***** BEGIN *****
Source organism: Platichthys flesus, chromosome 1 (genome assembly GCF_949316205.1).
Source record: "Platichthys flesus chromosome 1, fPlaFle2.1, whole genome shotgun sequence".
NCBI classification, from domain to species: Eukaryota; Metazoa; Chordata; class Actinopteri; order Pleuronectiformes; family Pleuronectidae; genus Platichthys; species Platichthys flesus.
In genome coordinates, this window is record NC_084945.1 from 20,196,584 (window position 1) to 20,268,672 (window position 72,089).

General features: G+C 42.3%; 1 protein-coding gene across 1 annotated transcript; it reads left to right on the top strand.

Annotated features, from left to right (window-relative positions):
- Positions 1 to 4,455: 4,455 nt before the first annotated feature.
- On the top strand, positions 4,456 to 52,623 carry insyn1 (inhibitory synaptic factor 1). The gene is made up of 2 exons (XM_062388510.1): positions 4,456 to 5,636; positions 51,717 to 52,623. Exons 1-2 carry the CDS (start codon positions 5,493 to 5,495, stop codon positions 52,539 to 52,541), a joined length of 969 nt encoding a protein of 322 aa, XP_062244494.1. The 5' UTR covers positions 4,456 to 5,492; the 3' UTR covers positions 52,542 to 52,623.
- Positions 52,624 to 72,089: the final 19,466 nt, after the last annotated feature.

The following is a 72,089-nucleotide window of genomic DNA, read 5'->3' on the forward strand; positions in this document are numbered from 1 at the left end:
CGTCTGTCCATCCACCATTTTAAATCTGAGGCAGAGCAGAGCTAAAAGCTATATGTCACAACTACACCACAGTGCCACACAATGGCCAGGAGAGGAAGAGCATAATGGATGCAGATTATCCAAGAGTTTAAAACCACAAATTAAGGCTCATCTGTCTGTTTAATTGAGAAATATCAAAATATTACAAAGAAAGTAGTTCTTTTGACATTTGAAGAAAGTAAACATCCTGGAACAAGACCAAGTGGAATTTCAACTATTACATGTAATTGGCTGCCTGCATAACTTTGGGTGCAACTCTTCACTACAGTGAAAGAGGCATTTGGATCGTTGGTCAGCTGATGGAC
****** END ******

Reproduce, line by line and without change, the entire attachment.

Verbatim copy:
Source organism: Platichthys flesus, chromosome 1 (genome assembly GCF_949316205.1).
Source record: "Platichthys flesus chromosome 1, fPlaFle2.1, whole genome shotgun sequence".
NCBI classification, from domain to species: Eukaryota; Metazoa; Chordata; class Actinopteri; order Pleuronectiformes; family Pleuronectidae; genus Platichthys; species Platichthys flesus.
In genome coordinates, this window is record NC_084945.1 from 20,196,584 (window position 1) to 20,268,672 (window position 72,089).

General features: G+C 42.3%; 1 protein-coding gene across 1 annotated transcript; it reads left to right on the top strand.

Annotated features, from left to right (window-relative positions):
- Positions 1 to 4,455: 4,455 nt before the first annotated feature.
- On the top strand, positions 4,456 to 52,623 carry insyn1 (inhibitory synaptic factor 1). The gene is made up of 2 exons (XM_062388510.1): positions 4,456 to 5,636; positions 51,717 to 52,623. Exons 1-2 carry the CDS (start codon positions 5,493 to 5,495, stop codon positions 52,539 to 52,541), a joined length of 969 nt encoding a protein of 322 aa, XP_062244494.1. The 5' UTR covers positions 4,456 to 5,492; the 3' UTR covers positions 52,542 to 52,623.
- Positions 52,624 to 72,089: the final 19,466 nt, after the last annotated feature.

The following is a 72,089-nucleotide window of genomic DNA, read 5'->3' on the forward strand; positions in this document are numbered from 1 at the left end:
CGTCTGTCCATCCACCATTTTAAATCTGAGGCAGAGCAGAGCTAAAAGCTATATGTCACAACTACACCACAGTGCCACACAATGGCCAGGAGAGGAAGAGCATAATGGATGCAGATTATCCAAGAGTTTAAAACCACAAATTAAGGCTCATCTGTCTGTTTAATTGAGAAATATCAAAATATTACAAAGAAAGTAGTTCTTTTGACATTTGAAGAAAGTAAACATCCTGGAACAAGACCAAGTGGAATTTCAACTATTACATGTAATTGGCTGCCTGCATAACTTTGGGTGCAACTCTTCACTACAGTGAAAGAGGCATTTGGATCGTTGGTCAGCTGATGGAC